Henrietta Lacks went to Johns Hopkins Hospital because something that felt like a "knot" in her womb was giving her trouble. She was wrongly given a clean bill of health several times before the doctors found a tumor right where she said it would be--where she felt the knot in her womb. Dr. George Gey (pronounded "GUY") took samples of the tumor, not only to form a diagnosis, but for his research as well. Henrietta was not informed of the research, nor did she give permission for such research to be done with anything that had come from her body. In the early part of the twentieth century, much less attention was paid to the rights of a patient and their rights regarding tissue taken from them. All Henrietta knew was that samples were being taken for diagnostic purposes. She had no idea what would come of the tumor sample.
Dr. George Gey discovered that Henrietta's cancer cells, labeled "HeLa" for obvious reasons, were virulent, both in regard to the way they grew in culture and how invasive they were in terms of patient prognosis. Henrietta was diagnosed with cervical cancer and immediately underwent radium treatment, a standard treatment for cancer, that turned her belly as black as coal. The radium didn't work. After a grueling battle, Henrietta Lacks passed away leaving behind too many children for her husband to reasonably care for on his own. Her story is tragic...but the cells...
"Now It's Happening"
I just finished watching "Ayn Rand & The Prophecy of Atlas Shrugged", and am truly frightened, and truly angry. Have you read "Atlas Shrugged"? If not, you should. Every thinking man or woman should read the book. After you have, watch this documentary. There's not much to review here, it's just a handful of Ayn Rand proponents essentially outlining her philosophy, and the how the predictions of "Atlas Shrugged" have come true in the present day economy and society as a whole. If you know what's going on in the world, you'll know that it's alarmingly similar to the plot of "Atlas Shrugged", and that's the crux of the film.
Ayn Rand's philosophy of Objectivism states: "My philosophy, in essence, is the concept of man as a heroic being, with his own happiness as the moral purpose of his life, with productive achievement as his noblest activity, and reason as his only absolute." How could you disagree with that? Everywhere I hear that capitalism is failing, or capitalism has failed, but it's not the fault of capitalism that we're hovering on the edge of economic disaster. It's the fault of every politician who makes a new policy to augment or repair the damage done by the policy set in place before it. It's like a snowball rolling down a mountain, collecting size and speed as it rolls. Government better quit while it's ahead, because the next policy it creates may do us all in.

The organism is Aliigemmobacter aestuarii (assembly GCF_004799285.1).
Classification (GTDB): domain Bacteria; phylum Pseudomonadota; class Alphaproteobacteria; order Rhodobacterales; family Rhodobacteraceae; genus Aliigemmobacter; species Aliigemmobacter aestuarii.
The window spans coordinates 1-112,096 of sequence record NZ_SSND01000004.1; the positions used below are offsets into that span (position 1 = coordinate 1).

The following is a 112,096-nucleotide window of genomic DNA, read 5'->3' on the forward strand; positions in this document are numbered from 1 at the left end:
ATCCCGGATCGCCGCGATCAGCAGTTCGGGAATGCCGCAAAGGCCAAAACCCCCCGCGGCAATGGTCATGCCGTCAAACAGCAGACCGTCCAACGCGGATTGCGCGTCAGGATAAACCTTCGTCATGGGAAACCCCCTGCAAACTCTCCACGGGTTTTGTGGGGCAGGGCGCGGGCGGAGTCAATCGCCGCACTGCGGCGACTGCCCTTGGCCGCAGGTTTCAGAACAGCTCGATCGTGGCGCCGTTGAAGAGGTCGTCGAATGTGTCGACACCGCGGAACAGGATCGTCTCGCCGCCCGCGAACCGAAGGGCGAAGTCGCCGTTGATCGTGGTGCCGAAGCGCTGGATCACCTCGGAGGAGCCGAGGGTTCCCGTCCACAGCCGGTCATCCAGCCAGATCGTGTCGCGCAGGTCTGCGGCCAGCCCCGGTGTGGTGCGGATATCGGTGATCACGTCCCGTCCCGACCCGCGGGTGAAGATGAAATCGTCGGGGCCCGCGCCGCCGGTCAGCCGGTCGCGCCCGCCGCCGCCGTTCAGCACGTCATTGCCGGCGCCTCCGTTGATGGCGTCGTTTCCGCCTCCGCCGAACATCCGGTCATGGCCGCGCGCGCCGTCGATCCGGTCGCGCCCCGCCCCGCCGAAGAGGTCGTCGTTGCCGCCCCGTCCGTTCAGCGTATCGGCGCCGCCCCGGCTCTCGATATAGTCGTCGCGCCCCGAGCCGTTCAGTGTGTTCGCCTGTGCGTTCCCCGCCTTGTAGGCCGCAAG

You can call me paranoid, but it's so odd that everything Ayn Rand wrote about in Atlas Shrugged is coming true today with astonishing similarity and speed. The first book of Ayn Rand's that I read was "Anthem" in my freshman year of high school. I'll never forget the impact that book had on me. The importance of the individual, the power of the word ego, and the proud use of the tiny word "I". Individualism is the code by which I've lived since then, and I have Ayn Rand to thank for it. Our government needs to take the same cue I did 16 years ago and loosen the hold it has on the productive individual. I pray they do, because I don't want to be around to see the mess politicians will make of America if they don't heed the warning in "Atlas Shrugged". A strike like that will be the end of a nation that was once the greatest in the world.
TED Talks: Ideas worth spreading
> View my TED profile
> View Jill's TED profile and video
While everyone else was watching the MTV Video Music Awards, I was watching TED Talks online. (Incidentally, the New York Times shares my view on the award show.) I've always found TED Talks to be fascinating, but as my life took a hectic turn, I watched these talks less and less until I eventually stopped altogether. My boyfriend Corey has gotten me back into watching them by recommending a fascinating one: "Jill Bolte Taylor: My Stroke of Insight" about one woman's struggle to survive a stroke. The description on the website is more accurate: "Jill Bolte Taylor got a research opportunity few brain scientists would wish for: She had a massive stroke, and watched as her brain functions -- motion, speech, self-awareness -- shut down one by one. An astonishing story." Truly astonishing.